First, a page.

Today is the 15th annual National Black HIV/AIDS Awareness Day (NBHAAD). Some facts included in a letter from the Centers for Disease Control and Prevention Act Against AIDS Campaign are as follows:


Blacks/African Americans make up just 12% of the US population, but bear the greatest burden of HIV of all races/ethnicities in the United States. Blacks/African Americans account for more new HIV infections (44%), people living with HIV (43%), and deaths of persons with diagnosed HIV infection (48%) than any other racial/ethnic group in the nation. Among black/African Americans, gay and bisexual men, especially young men, are the most affected population—accounting for the majority of new infections.

Despite these figures, the latest Morbidity and Mortality Weekly Report, shows that mortality rates and HIV testing rates for black/African Americans have shown encouraging signs of progress:

  • From 2008 to 2012, the death rate per 1,000 black/African Americans living with HIV declined 28%—more than the overall decline of 22% seen among all people living with HIV.
  • A national survey indicates that the percentage of black/African Americans who had ever been tested for HIV increased from 57% during 2003–2006 to 64% during 2007–2010, and was highest among black/African Americans during both time periods compared to other racial/ethnic groups. This may partially be due to the fact that in 2013, 45% of the 3.3 million CDC-funded HIV tests were provided to black/African Americans.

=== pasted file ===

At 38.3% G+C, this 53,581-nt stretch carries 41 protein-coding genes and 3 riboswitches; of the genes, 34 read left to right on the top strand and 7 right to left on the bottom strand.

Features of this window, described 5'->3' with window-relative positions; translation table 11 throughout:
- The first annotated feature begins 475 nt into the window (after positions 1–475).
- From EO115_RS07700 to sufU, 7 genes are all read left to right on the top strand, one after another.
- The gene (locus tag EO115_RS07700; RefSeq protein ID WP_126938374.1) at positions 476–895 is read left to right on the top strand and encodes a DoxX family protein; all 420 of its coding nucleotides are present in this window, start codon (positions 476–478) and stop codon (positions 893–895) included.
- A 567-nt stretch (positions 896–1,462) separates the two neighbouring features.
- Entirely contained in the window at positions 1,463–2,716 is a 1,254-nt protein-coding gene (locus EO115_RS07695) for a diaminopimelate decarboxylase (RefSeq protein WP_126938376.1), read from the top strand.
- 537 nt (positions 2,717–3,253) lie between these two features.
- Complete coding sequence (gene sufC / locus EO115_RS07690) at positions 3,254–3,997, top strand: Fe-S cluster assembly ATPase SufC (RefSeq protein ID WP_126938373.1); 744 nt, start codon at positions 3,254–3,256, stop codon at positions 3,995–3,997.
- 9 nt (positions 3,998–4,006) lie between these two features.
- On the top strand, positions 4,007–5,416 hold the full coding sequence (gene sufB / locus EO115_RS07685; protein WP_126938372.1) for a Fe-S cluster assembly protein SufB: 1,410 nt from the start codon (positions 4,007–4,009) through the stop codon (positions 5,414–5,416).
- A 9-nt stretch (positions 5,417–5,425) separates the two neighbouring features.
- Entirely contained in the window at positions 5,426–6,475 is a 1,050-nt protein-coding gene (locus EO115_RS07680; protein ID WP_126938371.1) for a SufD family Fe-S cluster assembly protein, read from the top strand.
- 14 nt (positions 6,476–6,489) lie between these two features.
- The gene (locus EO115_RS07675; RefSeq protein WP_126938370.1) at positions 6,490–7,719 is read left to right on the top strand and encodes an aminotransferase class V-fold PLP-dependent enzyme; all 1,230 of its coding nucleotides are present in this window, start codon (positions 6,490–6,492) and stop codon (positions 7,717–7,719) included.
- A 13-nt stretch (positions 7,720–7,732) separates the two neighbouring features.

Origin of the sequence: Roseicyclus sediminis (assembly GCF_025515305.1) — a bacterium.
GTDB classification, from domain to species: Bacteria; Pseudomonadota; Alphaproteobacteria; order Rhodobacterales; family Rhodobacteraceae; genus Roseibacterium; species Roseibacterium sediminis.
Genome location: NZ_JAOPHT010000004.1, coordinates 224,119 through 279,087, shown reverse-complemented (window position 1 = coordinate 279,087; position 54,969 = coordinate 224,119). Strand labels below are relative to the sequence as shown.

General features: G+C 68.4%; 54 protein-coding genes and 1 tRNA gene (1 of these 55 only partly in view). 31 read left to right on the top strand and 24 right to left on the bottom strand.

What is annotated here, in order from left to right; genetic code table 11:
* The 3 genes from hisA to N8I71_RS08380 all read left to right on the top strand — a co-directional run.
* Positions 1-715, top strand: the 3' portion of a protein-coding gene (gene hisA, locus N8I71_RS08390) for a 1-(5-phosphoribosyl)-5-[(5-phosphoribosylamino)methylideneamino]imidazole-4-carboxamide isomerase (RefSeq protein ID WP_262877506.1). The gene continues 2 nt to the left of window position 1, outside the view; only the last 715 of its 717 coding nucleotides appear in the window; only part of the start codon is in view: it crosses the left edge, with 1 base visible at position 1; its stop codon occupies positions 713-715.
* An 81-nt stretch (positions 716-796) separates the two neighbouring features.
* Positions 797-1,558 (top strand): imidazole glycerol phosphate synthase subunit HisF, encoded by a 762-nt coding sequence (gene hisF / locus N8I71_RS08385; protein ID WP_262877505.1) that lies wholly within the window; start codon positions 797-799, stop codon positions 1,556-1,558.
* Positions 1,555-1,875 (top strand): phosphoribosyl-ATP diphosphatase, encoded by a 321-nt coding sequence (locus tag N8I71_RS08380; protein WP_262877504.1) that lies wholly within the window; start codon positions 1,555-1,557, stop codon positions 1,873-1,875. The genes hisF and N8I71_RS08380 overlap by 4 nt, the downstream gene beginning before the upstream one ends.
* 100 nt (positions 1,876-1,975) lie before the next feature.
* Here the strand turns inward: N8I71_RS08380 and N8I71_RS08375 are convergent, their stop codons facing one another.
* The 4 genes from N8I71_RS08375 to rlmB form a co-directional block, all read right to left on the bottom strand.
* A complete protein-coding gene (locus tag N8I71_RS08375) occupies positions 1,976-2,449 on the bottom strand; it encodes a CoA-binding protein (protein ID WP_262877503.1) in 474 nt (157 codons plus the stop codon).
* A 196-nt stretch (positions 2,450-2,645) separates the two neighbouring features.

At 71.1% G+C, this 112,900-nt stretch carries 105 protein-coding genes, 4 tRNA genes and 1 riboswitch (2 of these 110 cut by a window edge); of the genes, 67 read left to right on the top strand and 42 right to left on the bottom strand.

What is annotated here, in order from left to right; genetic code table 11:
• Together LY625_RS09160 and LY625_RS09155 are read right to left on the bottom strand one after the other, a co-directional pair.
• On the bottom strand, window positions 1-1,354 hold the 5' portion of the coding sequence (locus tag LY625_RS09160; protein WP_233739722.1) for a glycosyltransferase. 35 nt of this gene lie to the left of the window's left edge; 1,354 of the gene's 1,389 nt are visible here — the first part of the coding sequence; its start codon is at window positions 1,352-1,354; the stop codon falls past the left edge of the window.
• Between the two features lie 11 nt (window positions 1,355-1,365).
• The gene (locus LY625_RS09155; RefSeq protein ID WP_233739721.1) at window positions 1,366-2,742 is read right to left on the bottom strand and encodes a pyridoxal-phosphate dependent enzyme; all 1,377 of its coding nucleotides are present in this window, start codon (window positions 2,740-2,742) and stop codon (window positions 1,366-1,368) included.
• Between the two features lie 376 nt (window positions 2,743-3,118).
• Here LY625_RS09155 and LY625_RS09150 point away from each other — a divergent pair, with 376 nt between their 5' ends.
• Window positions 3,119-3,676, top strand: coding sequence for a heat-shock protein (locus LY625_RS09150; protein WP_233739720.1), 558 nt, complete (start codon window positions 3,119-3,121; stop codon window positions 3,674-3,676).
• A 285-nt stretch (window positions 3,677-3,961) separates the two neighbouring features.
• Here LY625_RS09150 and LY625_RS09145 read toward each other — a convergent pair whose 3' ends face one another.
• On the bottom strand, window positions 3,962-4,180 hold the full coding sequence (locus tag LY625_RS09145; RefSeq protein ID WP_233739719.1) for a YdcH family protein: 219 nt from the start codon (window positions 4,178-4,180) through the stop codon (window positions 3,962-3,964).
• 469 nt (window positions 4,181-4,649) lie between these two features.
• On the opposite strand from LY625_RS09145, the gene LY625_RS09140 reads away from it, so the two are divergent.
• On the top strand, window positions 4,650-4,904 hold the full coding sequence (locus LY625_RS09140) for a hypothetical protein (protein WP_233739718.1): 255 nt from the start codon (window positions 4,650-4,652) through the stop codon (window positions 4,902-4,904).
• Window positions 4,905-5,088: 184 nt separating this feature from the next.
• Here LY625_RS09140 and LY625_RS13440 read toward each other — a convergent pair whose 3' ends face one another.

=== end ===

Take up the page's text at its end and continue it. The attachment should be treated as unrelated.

Building on this progress is critical. Reducing the disproportionate rate of HIV among black/African American communities requires confronting and understanding the wide range of social, economic, epidemiologic, and environmental factors that can increase the risk for HIV infection. Factors such as stigma, discrimination, homophobia, awareness of HIV status, HIV and STD prevalence rates, and access to quality health care, can directly and indirectly influence the risk for HIV and survival.

Diagnosing and keeping people in HIV medical care are key strategies for maintaining the health of people living with HIV and preventing new infections. For these reasons, CDC focuses national efforts on helping black/African American gay and bisexual men, heterosexual men and women, youth, and transgender persons, learn their HIV status and link those who are living with HIV to care services. One example is Partnerships for Care, through which CDC and other Federal partners work with health departments and health centers to increase the identification of undiagnosed HIV infections, establish new access points for HIV care and treatment, and improve HIV outcomes along the continuum of care for people living with HIV, especially among black/African American communities. In addition, CDC also funds health departments and community-based organizations to provide HIV prevention services, including HIV testing, condom distribution, and linkage to care.

CDC is committed to addressing HIV in black/African American communities. Through a series of Act Against AIDS communication campaigns, we seek to increase basic knowledge and promote HIV testing and treatment. Campaigns such as Take Charge. Take the Test. encourage black/African American women to get tested for HIV, and Testing Makes Us Stronger aims to increase HIV testing among black/African American gay and bisexual men. Prevention is Care, a campaign for health care providers, offers tools to help patients with HIV stay in medical care, and HIV Treatment Works is a new campaign for consumers that emphasizes the importance of HIV medical care.